Futures dip as growth worries linger; Fed in focus

(Reuters) – U.S. stock index futures started the week cautiously on Monday, after skidding at the end of last week, as edgy investors waited for the Federal Reserve’s monetary policy guidance and its implications of slowing global growth.

Traders work on the floor of the New York Stock Exchange (NYSE) in New York, U.S., December 14, 2018. REUTERS/Brendan McDermid

The Fed is expected to raise interest rates at the end of its two-day meeting on Wednesday, but investors are hoping for signs the central bank may ease up on rate hikes next year and spark a Santa Claus rally.

U.S. stocks are having their worst December performance in 16 years, weighed down by concerns ranging from trade talks to interest rates and a flattening treasury yield curve to uncertainty over the shape of Brexit.

The S&P 500 is down 5.8 percent so far this month and the Dow Jones Industrial Average is now more than 10 percent lower than its recent record closing high, joining the S&P and Nasdaq in what is known as correction territory.

But while some investors hope the Fed can help spark a year-end rally, others are not as sure.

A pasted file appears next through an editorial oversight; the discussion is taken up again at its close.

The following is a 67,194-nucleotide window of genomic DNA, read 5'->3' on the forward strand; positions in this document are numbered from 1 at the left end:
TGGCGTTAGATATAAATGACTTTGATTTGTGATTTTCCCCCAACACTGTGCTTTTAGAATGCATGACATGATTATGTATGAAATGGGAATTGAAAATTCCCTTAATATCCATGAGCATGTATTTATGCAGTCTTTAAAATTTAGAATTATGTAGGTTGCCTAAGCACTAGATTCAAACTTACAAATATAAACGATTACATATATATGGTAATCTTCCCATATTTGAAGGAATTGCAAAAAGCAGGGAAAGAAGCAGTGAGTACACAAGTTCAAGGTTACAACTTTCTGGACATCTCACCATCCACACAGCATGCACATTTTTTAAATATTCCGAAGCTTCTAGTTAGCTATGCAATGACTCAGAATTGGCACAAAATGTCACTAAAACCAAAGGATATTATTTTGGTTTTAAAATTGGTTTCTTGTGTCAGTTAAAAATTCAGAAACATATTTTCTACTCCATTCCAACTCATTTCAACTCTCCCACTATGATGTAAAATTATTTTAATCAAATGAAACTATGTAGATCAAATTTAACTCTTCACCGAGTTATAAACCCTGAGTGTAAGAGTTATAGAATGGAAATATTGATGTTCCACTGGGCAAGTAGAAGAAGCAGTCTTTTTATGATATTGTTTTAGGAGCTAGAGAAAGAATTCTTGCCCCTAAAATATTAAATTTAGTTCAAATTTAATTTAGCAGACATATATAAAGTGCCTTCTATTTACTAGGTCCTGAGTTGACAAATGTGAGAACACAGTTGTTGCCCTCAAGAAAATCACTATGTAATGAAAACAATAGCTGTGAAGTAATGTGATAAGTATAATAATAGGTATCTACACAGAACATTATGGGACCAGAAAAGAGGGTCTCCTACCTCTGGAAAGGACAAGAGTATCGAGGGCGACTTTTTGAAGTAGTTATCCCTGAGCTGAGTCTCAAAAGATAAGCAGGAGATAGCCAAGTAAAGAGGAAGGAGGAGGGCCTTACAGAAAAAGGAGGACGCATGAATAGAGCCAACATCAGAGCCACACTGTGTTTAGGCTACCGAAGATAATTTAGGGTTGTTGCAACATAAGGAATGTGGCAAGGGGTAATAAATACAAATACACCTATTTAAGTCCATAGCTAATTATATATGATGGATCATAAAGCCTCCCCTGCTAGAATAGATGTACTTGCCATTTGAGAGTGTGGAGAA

“Heading into the festive period, trading volumes are expected to be significantly lower which could make things a lot more interesting as it’s unlikely to be the uneventful end to the year that we often see,” said Craig Erlam, senior market analyst at Oanda in London.

“The Fed decision on Wednesday is another event that could shake things up in the markets.”

The trade truce between the United States and China and subsequent concessions by Beijing — such as buying more U.S. soybeans and oil as well as lowering tariffs on American-made cars — have also failed to spark the market.

Trade experts and people familiar with Sino-U.S. negotiations say Beijing needs to do far more to meet U.S. demands for long-term change in how China does business.

Amid a slowing economy, President Xi Jinping will give a speech on Tuesday to mark the 40th anniversary of China’s reforms and Beijing is expected to discuss key growth targets and policy goals for 2019 later in the week.

At 7:22 a.m. ET, Dow e-minis were down 40 points, or 0.17 percent. S&P 500 e-minis were down 3.25 points, or 0.12 percent and Nasdaq 100 e-minis were down 8.5 points, or 0.13 percent.

Johnson & Johnson’s shares were off 0.2 percent in premarket trading, extending its fall from Friday when Reuters reported the company knew for decades that its Baby Powder contained asbestos.

PG&E Corp dropped 3.9 percent after California regulators opened a case against the utility for falsifying pipeline safety records.

Reporting by Amy Caren Daniel in Bengaluru; Editing by Shounak Dasgupta

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